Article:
Pat McCabe, or Woman Stands Shining, is a Native American elder whose work explores the meeting point between ceremony and deep social healing. Pat was born into the Dine (Navajo) nation, and has also received a spiritual training with the Lakota tradition. She is a mother, grandmother, activist, artist, writer, ceremonial leader and international speaker. She travels and teaches widely on the indigenous science of Thriving Life. Her work seeks to revivify human knowledge and meaning-making, by restoring the holistic knowledge practises known to indigenous people. She lives in Taos, New Mexico, and hopes all peoples of the earth “can learn from Indigenous experience and re-member themselves and their own birth-right relationship with this Mother Earth.” She has appeared in two documentary films: SEEDing Change and Journeying to Turtle Island and has presented at numerous conferences, events, and indigenous gatherings around the world.
Tiokasin Ghosthorse is from the Cheyenne River Lakota (Sioux) Nation of South Dakota. He is an international activist on behalf of peace, indigenous lifeways, and Mother Earth. Tiokasin has a long history of indigenous rights activism and advocacy. He spoke, as a teenager, at the United Nations in Geneva, Switzerland, and ever since has been actively educating people who live on Turtle Island (North America) and overseas about the importance of living with each other and with Mother Earth. Tiokasin has been described as a ‘spiritual agitator, natural rights organiser, indigenous thinking process educator and a community activator’. He is the host of First Voices Indigenous Radio and also a master musician and one of the greatest exponents of the ancient cedar Lakota flute, performing worldwide. He is also an advisor in Cultural Linguistics and Living Language. He has taught many times as part of St Ethelburga’s spiritual ecology strand and has a gift for deconditioning the mind, opening the door to experiencing Earth as a living, animate, spiritual being.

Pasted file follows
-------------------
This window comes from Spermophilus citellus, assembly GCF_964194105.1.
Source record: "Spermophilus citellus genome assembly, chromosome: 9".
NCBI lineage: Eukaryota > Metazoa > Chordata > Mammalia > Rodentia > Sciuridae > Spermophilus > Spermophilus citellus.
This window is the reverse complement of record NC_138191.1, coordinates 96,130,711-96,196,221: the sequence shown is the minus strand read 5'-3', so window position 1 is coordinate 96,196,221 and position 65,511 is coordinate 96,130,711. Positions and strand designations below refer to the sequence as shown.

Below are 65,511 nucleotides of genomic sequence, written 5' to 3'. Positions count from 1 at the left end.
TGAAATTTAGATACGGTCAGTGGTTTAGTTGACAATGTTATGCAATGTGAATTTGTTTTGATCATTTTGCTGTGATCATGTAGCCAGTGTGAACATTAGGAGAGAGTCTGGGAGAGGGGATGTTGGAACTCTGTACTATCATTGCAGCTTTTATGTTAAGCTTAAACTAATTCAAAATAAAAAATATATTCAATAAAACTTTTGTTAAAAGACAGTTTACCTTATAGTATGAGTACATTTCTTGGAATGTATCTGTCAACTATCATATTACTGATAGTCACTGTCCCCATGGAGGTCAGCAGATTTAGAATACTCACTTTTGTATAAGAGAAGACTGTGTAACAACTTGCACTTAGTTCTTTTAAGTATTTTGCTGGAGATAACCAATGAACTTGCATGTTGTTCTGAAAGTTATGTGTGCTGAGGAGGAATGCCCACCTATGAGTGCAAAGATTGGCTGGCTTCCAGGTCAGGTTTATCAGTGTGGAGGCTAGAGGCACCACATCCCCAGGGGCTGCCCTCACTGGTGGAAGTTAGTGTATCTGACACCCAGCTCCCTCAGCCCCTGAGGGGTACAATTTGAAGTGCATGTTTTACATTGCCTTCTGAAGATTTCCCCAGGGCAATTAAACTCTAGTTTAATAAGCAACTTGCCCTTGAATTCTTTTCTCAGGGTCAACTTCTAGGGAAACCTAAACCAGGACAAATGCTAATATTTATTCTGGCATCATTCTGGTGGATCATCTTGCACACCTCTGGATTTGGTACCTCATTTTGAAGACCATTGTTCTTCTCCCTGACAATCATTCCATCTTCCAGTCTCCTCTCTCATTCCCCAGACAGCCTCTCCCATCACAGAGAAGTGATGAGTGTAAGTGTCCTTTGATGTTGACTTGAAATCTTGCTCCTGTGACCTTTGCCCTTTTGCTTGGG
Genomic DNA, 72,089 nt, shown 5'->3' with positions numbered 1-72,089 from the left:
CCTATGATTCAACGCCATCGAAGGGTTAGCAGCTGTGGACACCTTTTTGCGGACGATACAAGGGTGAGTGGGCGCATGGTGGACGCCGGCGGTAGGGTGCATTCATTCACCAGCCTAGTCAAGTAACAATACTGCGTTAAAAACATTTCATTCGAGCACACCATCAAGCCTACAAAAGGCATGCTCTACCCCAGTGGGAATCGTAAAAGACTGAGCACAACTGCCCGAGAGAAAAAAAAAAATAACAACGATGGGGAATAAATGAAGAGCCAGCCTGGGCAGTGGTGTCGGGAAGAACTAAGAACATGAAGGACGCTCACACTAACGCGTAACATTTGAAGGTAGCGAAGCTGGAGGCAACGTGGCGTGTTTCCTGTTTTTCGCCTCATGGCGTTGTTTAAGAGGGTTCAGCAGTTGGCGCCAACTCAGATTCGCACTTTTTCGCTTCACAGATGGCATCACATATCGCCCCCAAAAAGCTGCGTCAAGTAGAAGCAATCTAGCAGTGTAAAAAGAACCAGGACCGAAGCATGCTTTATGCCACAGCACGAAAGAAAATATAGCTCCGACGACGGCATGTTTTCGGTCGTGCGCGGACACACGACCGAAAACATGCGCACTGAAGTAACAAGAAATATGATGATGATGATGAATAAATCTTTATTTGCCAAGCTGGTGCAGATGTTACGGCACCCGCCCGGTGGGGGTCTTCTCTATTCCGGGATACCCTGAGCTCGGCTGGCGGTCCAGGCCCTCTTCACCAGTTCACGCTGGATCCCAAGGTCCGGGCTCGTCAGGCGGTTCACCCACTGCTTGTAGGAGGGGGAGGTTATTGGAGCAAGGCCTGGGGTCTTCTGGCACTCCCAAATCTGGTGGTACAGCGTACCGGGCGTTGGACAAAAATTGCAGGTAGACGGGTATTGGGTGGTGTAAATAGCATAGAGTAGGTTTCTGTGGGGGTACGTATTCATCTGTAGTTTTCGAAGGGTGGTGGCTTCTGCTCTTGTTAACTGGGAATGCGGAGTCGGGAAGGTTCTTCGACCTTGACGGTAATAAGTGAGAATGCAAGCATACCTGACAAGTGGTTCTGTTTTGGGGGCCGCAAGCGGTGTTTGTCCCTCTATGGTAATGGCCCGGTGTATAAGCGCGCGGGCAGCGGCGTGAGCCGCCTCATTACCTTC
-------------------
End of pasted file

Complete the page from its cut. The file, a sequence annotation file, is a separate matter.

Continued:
Charlotte Du Cann is a writer, editor and co-director of the Dark Mountain Project. She also teaches collaborative writing and art, and radical kinship with the other-than-human world. In 1991 she left her life as a London features and fashion journalist with a one-way ticket to Mexico. After travelling for a decade, she settled on the East Anglian coast to write a sequence of books about reconnecting with the Earth. The first of these 52 Flowers That Shook My World – A Radical Return to Earth documents an exploration into the language and medicine of plants from the Oxford Botanical Gardens to the high desert of Arizona. Recently, Charlotte has written about activism, myth and cultural change for the New York Times, the Guardian, Noema and openDemocracy, and is co-producing a collective Dark Mountain project about the ancestral solar year called Eight Fires. Her second collection of essays, After Ithaca – Journeys in Deep Time, centred around the four initiatory tasks of Psyche, will be published this May.